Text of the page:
For almost a week now—since 10:54 a.m. on Friday June 21 — it’s officially been summer. Unofficially, it’s also firefly mating season, a last hurrah for these insects that have spent most of the last year or two under rocks and logs, living as predacious larvae that feed on earthworms, slugs and other invertebrates.
That’s right folks. What is arguably our area’s most famous group of insects starts life in a most understated fashion, prowling damp soils and mosses for invertebrate prey.
At this stage of life they look nothing like their familiar parents, other than the faint yet constant glow they emit from their abdomens. They pupate in late spring and then …
Game on! Adult fireflies have only a few short weeks left to live, which is not much time to (a) find a mate and (b) procreate.
Right now, in yards, parks and crop fields throughout the area, determined male lightning bugs are taking to the air right around dusk, flashing their flamboyant displays and hoping to catch the eye of an available female.
Meanwhile, down on the ground, the females wait and watch. Should one see a male with an aerial exhibition she finds appealing, she’ll flash back in a species-appropriate way.
Seeing this favorable response, the chosen male will make a beeline (or, more correctly, a beetle-line, since fireflies are beetles, not bees or flies) down to the ground.
With his target clearly in sight, neither (gentle) rain nor heat nor gloom of night will stay this courier from his appointed rounds as he seeks his blinking beauty. In fact, the warmer and more humid the evening, the better, as far as the fireflies are concerned.
If the female continues to respond, the male will continue his pursuit, and the flashy courtship will go on, sometimes for an hour or more.
If all goes well, mating occurs and both parties depart, she to begin the process of depositing eggs, he to find another partner, and both presumably live happily ever after. But even for fireflies, there are no guarantees.
When a human relationship goes south, the male sometimes loses his shirt. When a firefly relationship hits the skids, the male stands a good chance of losing his head.
In the firefly world, danger exists in the form of femmes fatales, large females of the genus Photuris that prey upon the smaller males of the genus Photinus. These sly sirens mimic the flash responses of the other species’ females to lure in their unsuspecting victims.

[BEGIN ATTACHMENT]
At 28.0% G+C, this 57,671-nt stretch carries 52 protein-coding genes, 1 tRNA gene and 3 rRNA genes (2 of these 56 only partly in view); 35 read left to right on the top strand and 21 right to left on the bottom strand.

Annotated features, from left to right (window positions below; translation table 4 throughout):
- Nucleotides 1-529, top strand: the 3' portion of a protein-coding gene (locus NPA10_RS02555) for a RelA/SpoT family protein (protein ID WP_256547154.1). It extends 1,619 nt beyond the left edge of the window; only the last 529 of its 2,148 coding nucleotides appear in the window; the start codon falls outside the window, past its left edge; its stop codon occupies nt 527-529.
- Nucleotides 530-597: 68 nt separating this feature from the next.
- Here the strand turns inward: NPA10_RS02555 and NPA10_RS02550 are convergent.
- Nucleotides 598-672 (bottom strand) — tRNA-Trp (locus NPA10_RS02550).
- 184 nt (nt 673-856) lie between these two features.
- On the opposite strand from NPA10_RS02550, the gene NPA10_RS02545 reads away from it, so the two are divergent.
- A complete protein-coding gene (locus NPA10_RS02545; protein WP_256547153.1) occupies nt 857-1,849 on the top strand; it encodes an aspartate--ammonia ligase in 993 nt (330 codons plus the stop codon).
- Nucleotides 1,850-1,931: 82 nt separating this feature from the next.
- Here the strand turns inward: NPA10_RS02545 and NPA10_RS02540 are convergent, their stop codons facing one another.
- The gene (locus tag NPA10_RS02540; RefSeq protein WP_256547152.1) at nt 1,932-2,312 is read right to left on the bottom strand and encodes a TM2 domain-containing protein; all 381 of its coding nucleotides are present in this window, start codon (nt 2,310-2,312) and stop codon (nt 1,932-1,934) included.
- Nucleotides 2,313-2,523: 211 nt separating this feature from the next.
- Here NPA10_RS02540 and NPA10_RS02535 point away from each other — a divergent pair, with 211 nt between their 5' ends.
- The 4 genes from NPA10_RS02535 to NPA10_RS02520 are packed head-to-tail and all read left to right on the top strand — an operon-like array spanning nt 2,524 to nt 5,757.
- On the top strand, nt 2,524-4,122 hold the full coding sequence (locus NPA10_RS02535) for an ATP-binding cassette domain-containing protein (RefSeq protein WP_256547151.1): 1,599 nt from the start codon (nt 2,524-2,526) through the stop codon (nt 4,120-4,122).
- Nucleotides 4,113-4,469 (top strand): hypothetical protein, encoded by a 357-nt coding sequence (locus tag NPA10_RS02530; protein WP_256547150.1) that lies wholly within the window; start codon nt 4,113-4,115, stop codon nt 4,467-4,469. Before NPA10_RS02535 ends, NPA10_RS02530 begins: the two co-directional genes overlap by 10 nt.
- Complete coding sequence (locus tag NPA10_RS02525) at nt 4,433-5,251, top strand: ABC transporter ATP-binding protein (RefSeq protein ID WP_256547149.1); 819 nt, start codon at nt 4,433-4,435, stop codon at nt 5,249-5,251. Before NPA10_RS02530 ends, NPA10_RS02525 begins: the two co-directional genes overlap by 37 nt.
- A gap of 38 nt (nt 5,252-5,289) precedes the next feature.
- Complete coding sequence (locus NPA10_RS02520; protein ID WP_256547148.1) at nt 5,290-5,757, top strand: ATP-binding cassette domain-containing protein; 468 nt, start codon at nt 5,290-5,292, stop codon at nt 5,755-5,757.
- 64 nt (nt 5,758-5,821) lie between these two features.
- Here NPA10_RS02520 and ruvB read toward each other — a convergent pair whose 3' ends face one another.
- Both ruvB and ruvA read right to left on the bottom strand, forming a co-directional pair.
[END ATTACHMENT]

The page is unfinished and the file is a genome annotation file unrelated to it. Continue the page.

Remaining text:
As the male approaches what he believes is a potential partner, he meets instead with an impassioned impostor, who promptly tears him limb from limb.
Scientists believe femmes fatales act the way they do to not only increase their nutrient intake, but also increase their toxicity. Photinus species contain a bitter chemical that works to deter predators. By consuming that toxin, Photuris females themselves become bitter tasting and deter their own predators.
After these females have eaten their fill, they switch their flash patterns to that of their own species, lure in males, and let nature take a more predictable course.
It’s not hard to observe this and many other firefly feats, right here in Kane County. Just head outside as the sun is setting and keep your eyes peeled for the following:
- Photinus pyralis, our most common firefly; emits J- or U-shaped arc of greenish-yellow light
- Photinus marginellus, a tiny firefly that prefers forest edges; emits small dots of light
- Photuris lucicrescens, our largest species; hovers in one spot and emits light in a crescendo
To turn the fun up a notch, take a small flashlight with you and try to mimic the patterns of light that you observe. Imitate the males to elicit a flash response from a female on the ground, then emulate females’ flashes to attract a male.
Better hurry, though. The insects and their light displays will only be around for a few weeks at the most. Then they’ll be gone … in a flash …
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